Looking to write product descriptions that sell? Read on…
Many sellers write product descriptions that ‘describe’ their product. For example, give the dimensions and general information.
That’s a weak strategy.
As a seller you need to SELL your product. This is your chance to create the impulse buy.
The following are the summarized points in how to write to persuade your visitors with product descriptions that sell:
1. Focus on Your Ideal Buyer
Answer questions that your ideal customer has in their mind.
2. Entice with Benefits
Consider the benefits of each of your product features. Sell an experience.
3. Avoid Yeah, Yeah Phrases
Instead of using “excellent product quality”, be specific in describing it.
4. Justify Using Superlatives
If your product is really the best, provide specific proof why this is the case.
5. Appeal to Your Readers’ Imagination
Let your reader imagine what it would be like to own your product.
6. Cut Through Rational Barriers With Mini-Stories
When it comes to telling a story about your products, ask yourself:
- Who is making the product?
- What inspired creating the product?
- What obstacles did you need to overcome to develop the product?
- How was the product tested?
7. Seduce with Sensory Words
Restaurants have known it for a long time: sensory words increase sales, because they engage more brain processing power.
8. Tempt with Social Proof
When your web visitors are unsure about which product to purchase, they look for suggestions what to buy.
9. Make Your Description Scannable
Here’s some areas to focus on when designing yours:
- Entice your web visitor with headlines;
- Use easy-to-scan bullet points;
- Include plenty of white space;
- Increase your font size to promote readability;
Need a professional to write your product descriptions? Click Here to learn more.
The article being referenced is here.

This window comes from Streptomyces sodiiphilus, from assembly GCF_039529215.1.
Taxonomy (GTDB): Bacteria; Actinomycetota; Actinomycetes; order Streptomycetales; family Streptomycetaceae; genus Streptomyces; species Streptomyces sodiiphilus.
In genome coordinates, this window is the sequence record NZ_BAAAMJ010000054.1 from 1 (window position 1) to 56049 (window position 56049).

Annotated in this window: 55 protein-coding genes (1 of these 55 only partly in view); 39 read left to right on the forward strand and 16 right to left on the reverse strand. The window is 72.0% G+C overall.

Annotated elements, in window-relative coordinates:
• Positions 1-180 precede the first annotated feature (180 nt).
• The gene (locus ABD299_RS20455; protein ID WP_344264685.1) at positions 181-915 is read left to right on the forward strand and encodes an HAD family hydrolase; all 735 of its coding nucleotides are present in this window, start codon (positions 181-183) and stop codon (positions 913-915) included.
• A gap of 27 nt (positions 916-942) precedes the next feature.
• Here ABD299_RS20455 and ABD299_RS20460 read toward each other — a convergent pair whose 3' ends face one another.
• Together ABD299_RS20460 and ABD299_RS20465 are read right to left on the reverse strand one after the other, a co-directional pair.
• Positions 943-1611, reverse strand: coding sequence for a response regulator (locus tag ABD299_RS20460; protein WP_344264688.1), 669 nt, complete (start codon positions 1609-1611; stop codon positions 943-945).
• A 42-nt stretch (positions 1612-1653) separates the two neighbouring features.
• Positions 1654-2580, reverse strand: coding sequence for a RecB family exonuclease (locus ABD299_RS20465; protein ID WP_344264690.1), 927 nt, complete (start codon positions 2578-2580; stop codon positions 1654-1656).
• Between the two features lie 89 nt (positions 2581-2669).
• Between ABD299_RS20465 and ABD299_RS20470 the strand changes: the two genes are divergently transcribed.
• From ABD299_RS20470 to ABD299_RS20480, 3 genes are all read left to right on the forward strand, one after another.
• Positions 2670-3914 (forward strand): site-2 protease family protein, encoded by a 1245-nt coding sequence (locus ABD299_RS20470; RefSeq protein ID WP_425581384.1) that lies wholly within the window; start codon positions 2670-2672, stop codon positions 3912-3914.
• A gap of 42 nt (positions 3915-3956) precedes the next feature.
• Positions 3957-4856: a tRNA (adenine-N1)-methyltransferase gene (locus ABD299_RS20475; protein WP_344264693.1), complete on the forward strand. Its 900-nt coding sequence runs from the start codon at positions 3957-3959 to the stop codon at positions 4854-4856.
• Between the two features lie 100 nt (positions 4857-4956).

The following is a summary of the key takeaways from a blog post about the shopping experience of an actual Amazon customer.
Meet “J” a health-conscious mother of three (and closet chocoholic) who agreed to document her every move and thought while in search of a bread/loaf pan. Here’s her enlightening journey highlights:
I clicked on the more popular one first, but the bullets and description weren’t impressive. It basically just told me the dimensions. It didn’t include any features, benefits, or uses, so I didn’t stay on that page long.
I went back to that first pan and noticed the highlighted “Product Features” right there on the search results page.
It caught my eye because it said “extra large loaf.”
Seeing those words under “Product Features” made me click.
Continuing the search, I came across one that had little grooves along the pan’s interior.
Having never seen that before, curiosity once again got the better of me. I clicked on it, primarily, to see what those grooves were used for. The bullets and description didn’t provide any explanation. The whole reason I clicked was to learn about those dimples, and they didn’t even mention them. Were they for cooking evenly? Easier release? Texture? Had they explained their purpose and/or benefit, I may have considered this pan.
I almost always look at the pictures first.
I noticed the reviews next. They have a 5-star rating with over 900 reviews. Impressive! The bullets were well-written and informative.
I read the description, which explained the purpose of the lid in creating perfectly shaped sandwich bread.
The line about peanut butter and jelly sandwiches sold me. The whole reason I’m looking for a bread pan is to make healthy bread for my kids, who just happen to devour PB&Js like they’re going out of style. I scrolled back up and added to cart.
I’m pretty sold on this pan, but I always like to look and make sure it’s not being sold cheaper by another seller.
I don’t usually go past the third page of results.
I clicked back over to the USA pan and read some reviews before making my final decision. They were overwhelmingly positive, and dozens of them included pictures of beautiful, just-like-the-store loaves.
At this point, I purchased with confidence and am looking forward to our house smelling of fresh-baked bread!
As you can see there’s several factors determining the buying behaviour.
- I clicked on the more popular one first, but the bullets and description weren’t impressive
- I noticed the highlighted “Product Features”
- I almost always look at the pictures first
- I noticed the reviews next
- I read the description, which explained the purpose
- The line about peanut butter and jelly sandwiches sold me
- The whole reason I’m looking for a bread pan is to make healthy bread for my kids, who just happen to devour PB&Js like they’re going out of style. I scrolled back up and added to cart
- I’m pretty sold on this pan, but I always like to look and make sure it’s not being sold cheaper by another seller
- I don’t usually go past the third page of results
- I clicked back over to the USA pan and read some reviews before making my final decision
For info on optimizing your product listing click here.
The convergence of two of the worlds continues with Amazon acquiring Whole Foods and Walmart acquiring Jet.com and Bonobos.